Never say goodbye

We ask for signs for directions to help us make the hard decisions -- and yet when we see them, when they unfold right before our eyes we often have trouble seeing.

Tigger has been sick for the better part of the year, but he has really taken a turn for the worse in the last few months. I know in my heart, in my head what has to be done; except I can't be moved to do the mature thing, to take that next step. I keep putting it off, trying to convince myself that he's not suffering that he's okay, that he's not ready to leave this world. I'm only fooling myself, I know that it's me who's not ready to let go.

Six months ago when we last visited the vet, I was strong, I was determined, I knew that I didn't want him to suffer through tests and ultrasounds, tubes and surgeries. An alley cat brought inside to a warm hearth 18 years ago, Tigger has had a very good life and I refused to allow his last days turned upside down by medicine. So even when Dr. Langston suggested surgery, I opted for my own home-grown hospice with a free-form diet, medication and steroids, a weekly B-12 shot. I switched him off his kidney-failure food, and supplemented it with his favorite organic raw and home-cooked meals. He's back to dry kibble like when he was a kitten. He can't even keep that down, in his body long enough for it to replenish his strength.

We had a weigh-in: Tigger is 9 lbs. This time last year he was almost double that in weight and girth. When I pick him up, he leans against me like a bike without a kickstand, and I can feel the notches of his spine, each vertebrae of his rib cage. He is dazed and confused--where he once used to nestle in the nook of my arm or squirm with the energy of a small child he now hangs limply. I don't think we're meant to comfort an animal in that state.

He and I have always had a love hate relationship with feeding times, Tigger has always been an early to rise and eat kind of cat. The perfect alarm cat during the weekdays, an unwelcome annoyance on the weekends. These days he cries out with no sense of timing whatsoever, and the wake-up calls have been replaced by convulsing pukes and poops at 3-hour intervals. Despite my best efforts at adding wee pads and extra litter boxes, Tigger has claimed many closet floors as his own private inside outhouse.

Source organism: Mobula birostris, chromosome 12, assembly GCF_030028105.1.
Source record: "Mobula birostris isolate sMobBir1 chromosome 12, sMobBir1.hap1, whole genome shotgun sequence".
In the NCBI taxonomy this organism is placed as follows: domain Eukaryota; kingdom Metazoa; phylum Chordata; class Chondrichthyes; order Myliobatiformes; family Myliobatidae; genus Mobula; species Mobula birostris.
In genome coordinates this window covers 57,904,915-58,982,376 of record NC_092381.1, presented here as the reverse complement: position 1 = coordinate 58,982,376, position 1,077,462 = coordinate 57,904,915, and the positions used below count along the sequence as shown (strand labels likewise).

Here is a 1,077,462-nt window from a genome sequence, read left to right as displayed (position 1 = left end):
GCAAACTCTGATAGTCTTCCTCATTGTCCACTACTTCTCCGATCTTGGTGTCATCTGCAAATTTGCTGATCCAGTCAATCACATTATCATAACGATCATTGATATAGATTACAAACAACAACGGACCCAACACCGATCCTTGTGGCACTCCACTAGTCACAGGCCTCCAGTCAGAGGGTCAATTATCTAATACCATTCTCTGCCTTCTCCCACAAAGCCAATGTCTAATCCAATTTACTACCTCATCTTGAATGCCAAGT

Tigger makes a beeline for the water dish, I watch him hesitate. His thirst is unquenchable--it's a symptom and side effect of KRF disease--and there are bowls in every corner of the apartment, guideposts to food, drink, litter. His body moves forward and he senses the placement of a water bowl right there in front of him but he can't seem to find it. A paw makes contact with the rim, and he nudges at it with his forehead, sometimes he does a manicure dip, occasionally he laps it up. Most days success is coming home to puddles of water on the floor, the bowls over turned. This night he drinks for a moment and then wobbles his way to the living room, like a drunk trying to remember the steps to Achy Break-y Heart.

Tonight we hit rock bottom--he walked over to the litter box and dipped his head, I thought to sniff but he licked the gravel instead. My heart lurched forward, and my stomach dropped. I feel numb thinking about what the next few days will bring.

It's almost time for sleeping; I lift Tigger for a close hug, he is complacent, silent, purrless. That makes me sad to not hear him. I settle him on the foot of the bed and he doesn't even last a minute. His body is unsettled and before I can comfort him, he is slowly sliding down the comforter to the floor. I can't help remembering how he was, even though he still is. I already miss the way he would snuggle up against the back of my knees or on my stomach. In my memories I see him younger finding the connected rhythm of our bedtime ritual where he would lay on my chest and knead his paws on my face, close enough for me to hear him breathing.
Post a Comment